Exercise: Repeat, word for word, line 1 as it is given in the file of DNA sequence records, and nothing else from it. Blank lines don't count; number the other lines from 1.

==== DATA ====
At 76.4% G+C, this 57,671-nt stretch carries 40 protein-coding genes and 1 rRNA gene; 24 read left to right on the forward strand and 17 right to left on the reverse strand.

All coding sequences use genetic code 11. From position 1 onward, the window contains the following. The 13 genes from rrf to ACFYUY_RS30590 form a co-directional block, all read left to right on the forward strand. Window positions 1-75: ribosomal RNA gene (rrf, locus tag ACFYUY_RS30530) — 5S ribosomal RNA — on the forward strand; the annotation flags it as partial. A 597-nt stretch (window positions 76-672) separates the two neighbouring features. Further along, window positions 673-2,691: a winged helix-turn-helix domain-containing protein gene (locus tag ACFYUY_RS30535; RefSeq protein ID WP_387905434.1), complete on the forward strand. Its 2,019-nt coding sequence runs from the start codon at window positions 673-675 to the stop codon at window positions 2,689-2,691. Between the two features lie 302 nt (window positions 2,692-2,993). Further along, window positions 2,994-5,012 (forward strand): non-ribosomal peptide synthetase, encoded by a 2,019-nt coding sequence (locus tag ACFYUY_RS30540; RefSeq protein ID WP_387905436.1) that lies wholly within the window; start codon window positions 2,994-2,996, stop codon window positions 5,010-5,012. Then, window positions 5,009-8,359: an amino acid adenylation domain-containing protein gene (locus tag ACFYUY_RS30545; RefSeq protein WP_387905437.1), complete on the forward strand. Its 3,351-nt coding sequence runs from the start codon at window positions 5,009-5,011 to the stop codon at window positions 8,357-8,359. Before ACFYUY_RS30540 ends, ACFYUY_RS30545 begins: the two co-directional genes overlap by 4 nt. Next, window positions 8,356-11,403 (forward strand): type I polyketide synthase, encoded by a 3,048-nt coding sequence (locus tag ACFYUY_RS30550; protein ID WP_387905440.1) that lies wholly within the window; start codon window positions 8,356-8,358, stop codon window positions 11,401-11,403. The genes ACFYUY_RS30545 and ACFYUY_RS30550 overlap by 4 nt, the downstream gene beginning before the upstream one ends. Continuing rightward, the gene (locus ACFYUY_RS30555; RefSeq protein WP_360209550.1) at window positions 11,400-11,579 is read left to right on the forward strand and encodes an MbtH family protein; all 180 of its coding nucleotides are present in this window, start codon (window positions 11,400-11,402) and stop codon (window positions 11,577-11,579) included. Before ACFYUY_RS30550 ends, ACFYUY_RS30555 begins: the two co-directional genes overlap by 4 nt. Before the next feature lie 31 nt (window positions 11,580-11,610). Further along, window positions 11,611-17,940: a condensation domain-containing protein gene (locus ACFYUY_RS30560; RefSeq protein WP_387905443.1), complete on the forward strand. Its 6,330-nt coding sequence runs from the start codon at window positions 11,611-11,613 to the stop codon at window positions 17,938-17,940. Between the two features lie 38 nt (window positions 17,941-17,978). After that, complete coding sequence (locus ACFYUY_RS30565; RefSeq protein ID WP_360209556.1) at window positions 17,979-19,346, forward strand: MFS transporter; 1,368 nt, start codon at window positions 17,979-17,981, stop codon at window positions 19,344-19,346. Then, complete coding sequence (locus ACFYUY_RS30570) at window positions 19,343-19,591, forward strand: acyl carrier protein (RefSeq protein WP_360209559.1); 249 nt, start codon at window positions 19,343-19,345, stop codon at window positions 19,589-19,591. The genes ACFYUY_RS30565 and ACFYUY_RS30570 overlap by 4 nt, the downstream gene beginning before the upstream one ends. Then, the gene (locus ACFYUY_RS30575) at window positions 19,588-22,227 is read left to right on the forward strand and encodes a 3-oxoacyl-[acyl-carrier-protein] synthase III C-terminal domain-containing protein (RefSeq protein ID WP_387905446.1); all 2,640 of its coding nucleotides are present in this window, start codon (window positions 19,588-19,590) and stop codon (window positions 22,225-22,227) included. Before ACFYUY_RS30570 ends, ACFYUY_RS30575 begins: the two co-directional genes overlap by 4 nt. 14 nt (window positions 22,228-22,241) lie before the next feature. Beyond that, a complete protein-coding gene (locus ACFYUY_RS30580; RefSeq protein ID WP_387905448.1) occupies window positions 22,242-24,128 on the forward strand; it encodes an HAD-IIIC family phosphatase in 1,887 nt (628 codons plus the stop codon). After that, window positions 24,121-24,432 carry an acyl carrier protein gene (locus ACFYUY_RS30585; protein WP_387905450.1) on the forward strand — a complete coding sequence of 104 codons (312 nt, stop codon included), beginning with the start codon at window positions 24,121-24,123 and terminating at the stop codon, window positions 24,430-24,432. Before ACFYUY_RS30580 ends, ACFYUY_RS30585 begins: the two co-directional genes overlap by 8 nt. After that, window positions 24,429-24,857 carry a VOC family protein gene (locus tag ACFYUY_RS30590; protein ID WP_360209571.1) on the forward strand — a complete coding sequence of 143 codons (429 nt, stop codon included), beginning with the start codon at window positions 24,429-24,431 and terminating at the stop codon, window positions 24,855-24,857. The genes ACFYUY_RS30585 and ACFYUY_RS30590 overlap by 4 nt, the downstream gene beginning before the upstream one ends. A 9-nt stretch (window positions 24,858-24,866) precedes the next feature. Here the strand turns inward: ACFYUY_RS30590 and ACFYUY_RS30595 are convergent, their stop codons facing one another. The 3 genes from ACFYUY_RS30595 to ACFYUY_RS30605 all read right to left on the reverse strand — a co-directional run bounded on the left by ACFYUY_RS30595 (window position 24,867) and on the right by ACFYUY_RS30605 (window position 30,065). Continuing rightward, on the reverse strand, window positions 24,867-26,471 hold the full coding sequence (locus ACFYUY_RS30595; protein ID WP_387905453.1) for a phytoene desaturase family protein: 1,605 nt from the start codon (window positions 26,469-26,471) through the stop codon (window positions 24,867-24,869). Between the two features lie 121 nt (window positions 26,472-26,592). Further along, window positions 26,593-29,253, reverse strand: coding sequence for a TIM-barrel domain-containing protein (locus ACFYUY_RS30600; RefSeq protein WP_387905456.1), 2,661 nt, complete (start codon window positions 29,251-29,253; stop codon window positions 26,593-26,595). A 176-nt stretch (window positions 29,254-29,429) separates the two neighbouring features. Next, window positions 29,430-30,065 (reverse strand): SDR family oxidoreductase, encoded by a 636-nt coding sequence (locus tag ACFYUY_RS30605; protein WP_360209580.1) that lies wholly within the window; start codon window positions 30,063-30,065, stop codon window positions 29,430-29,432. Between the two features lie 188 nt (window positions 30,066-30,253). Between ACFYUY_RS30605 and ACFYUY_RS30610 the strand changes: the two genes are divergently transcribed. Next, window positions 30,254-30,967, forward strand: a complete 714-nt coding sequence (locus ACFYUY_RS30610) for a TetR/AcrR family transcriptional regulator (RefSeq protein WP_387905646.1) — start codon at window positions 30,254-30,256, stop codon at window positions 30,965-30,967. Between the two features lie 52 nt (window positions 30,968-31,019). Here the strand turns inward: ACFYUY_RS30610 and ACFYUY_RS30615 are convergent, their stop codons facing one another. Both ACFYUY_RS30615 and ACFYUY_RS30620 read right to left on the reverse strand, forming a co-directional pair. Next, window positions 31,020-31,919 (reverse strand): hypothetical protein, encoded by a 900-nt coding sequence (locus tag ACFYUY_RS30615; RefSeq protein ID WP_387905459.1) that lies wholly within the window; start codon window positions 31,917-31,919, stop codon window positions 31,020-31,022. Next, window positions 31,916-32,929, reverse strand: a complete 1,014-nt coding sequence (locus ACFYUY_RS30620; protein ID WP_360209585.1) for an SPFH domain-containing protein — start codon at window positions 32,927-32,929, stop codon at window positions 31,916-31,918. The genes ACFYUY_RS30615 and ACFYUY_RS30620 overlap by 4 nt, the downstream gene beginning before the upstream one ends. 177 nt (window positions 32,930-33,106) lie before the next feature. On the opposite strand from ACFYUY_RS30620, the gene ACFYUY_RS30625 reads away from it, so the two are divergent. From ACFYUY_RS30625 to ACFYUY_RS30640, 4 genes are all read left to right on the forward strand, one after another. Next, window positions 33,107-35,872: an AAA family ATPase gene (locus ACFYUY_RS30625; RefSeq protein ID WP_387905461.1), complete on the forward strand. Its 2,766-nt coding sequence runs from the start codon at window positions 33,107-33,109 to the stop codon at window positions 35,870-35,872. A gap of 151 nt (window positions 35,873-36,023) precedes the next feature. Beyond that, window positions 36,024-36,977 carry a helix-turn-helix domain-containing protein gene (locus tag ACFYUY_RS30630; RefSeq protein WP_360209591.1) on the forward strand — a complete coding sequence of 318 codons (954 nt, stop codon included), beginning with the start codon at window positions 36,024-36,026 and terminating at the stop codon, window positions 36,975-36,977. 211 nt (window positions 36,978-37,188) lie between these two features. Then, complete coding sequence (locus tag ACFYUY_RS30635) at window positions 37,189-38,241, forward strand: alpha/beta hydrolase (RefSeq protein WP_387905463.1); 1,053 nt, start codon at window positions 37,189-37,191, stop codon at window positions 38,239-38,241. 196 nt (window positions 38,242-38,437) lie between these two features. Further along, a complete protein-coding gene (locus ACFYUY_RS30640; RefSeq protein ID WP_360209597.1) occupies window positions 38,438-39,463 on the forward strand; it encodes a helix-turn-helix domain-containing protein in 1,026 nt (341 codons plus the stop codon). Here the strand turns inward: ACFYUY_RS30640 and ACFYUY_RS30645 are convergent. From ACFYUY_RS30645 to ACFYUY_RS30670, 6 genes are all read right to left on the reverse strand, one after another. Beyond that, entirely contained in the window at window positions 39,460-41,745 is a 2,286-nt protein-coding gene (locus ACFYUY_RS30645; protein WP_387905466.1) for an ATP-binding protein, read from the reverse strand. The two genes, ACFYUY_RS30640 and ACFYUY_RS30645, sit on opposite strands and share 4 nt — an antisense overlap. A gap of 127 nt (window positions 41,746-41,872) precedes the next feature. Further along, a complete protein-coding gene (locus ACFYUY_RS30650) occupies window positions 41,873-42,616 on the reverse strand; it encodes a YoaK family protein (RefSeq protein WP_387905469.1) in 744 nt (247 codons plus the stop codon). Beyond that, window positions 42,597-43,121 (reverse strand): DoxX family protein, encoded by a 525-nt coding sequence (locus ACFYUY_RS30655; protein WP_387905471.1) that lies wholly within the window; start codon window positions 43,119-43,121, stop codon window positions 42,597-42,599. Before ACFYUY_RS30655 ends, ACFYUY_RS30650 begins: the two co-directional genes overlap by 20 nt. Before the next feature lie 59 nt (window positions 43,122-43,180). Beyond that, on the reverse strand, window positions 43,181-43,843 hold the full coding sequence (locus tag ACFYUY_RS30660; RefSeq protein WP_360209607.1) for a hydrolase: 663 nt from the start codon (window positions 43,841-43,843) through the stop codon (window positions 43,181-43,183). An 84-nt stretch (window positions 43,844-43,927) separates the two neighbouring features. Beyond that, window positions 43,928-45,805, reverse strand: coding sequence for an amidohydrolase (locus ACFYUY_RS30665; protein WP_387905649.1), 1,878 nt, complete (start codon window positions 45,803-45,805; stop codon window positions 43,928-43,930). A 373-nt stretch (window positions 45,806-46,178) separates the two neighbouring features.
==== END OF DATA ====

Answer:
At 76.4% G+C, this 57,671-nt stretch carries 40 protein-coding genes and 1 rRNA gene; 24 read left to right on the forward strand and 17 right to left on the reverse strand.